The procedure for both chapters is substantially the same except that for a Chapter 13 there is more work to be done  and additional meetings before the trustee in regard to proposing a feasible plan and confirming the plan.  The typical procedure if you have an attorney is that you meet with the attorney and provide documentation  regarding your assets, debts, taxes to the attorney who then prepare a bankruptcy petition  for your review  and signature. If there are any changes to be made the attorney makes them and after  the petition is finalized  and signed, the attorney then files the petition electronically as well as providing a copy of the petition along with documentation to the assigned trustee and to the U.S. Trustee ( a different trustee than the assigned trustee, with the Department of Justice ). The Bankruptcy  Court emails the attorney with the case number  and  name and address of the assigned trustee and schedules a  meeting usually about 4 weeks after the filing. This meeting takes place at the Bankruptcy Court in a room full of other debtors . The meeting is recorded and when your case is called after presenting your Driver’s license ( or other photo ID) and your Social Security Card, you are sworn in and the trustee will ask you a series of questions, most of which can and should be answered with a yes or no or I do not know. Some questions may require further explanation by you  and/or your attorney and/or  may need further documentation to be provided . If there is further documentation required, the trustee will adjourn the meeting for  another date to provide the documentation. Usually the documentation can be sent by  mail and  no appearance is needed on the next date. If the trustee finishes his questions  and is satisfied with the answers and does not require any further documentation he will say ” meeting closed ” . This is the desired outcome.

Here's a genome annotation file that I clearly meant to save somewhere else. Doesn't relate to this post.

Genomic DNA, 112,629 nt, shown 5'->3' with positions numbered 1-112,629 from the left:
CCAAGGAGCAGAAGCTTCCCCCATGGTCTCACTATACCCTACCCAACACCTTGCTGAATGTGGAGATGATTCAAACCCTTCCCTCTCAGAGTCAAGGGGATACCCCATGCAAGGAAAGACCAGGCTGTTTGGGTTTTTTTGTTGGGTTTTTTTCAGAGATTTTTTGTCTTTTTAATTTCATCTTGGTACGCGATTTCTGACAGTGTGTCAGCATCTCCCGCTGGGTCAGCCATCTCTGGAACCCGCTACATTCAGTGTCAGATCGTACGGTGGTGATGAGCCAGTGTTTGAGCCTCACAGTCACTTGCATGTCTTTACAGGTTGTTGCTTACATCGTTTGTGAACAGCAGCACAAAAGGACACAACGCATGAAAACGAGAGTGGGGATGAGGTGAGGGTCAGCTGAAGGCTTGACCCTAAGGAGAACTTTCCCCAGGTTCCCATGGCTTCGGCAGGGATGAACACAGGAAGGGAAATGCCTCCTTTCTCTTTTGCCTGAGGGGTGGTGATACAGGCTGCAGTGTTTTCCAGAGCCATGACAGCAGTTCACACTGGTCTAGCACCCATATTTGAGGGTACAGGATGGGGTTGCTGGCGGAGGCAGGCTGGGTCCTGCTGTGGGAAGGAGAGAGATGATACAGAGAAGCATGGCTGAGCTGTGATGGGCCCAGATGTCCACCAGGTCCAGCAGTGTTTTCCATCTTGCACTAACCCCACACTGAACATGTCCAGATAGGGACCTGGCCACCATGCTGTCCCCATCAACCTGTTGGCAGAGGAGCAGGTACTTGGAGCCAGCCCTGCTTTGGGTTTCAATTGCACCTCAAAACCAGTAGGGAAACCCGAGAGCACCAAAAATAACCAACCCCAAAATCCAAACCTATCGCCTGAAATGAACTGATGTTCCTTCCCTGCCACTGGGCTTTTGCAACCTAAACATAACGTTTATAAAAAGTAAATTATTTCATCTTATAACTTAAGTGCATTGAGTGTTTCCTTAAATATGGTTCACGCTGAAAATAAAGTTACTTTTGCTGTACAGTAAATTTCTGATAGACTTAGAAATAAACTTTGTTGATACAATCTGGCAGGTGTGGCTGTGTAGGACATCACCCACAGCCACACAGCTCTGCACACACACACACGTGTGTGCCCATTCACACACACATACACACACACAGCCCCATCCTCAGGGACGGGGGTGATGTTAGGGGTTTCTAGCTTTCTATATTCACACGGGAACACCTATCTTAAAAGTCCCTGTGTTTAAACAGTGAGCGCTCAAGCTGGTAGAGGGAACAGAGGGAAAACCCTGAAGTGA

There is nothing then for you to do except wait for the expiration of the required statutory period  of 6o days for any creditors to file objections ( rarely are  objections filed after the meeting if no creditor objected at the meeting  and the trustee closed the meeting ). If no one filed objections within the 60 days the trustee makes a report to the Bankruptcy Court recommending that all debts be discharged and the debtor is issued a Certificate of Discharge. The Bankruptcy Court will issue the certificate any time after the 60 days and after receipt of the trustees report, but usually this takes 1-2 or even 3 months depending on how busy the court is. Once you receive this certificate that is the conclusion of the case.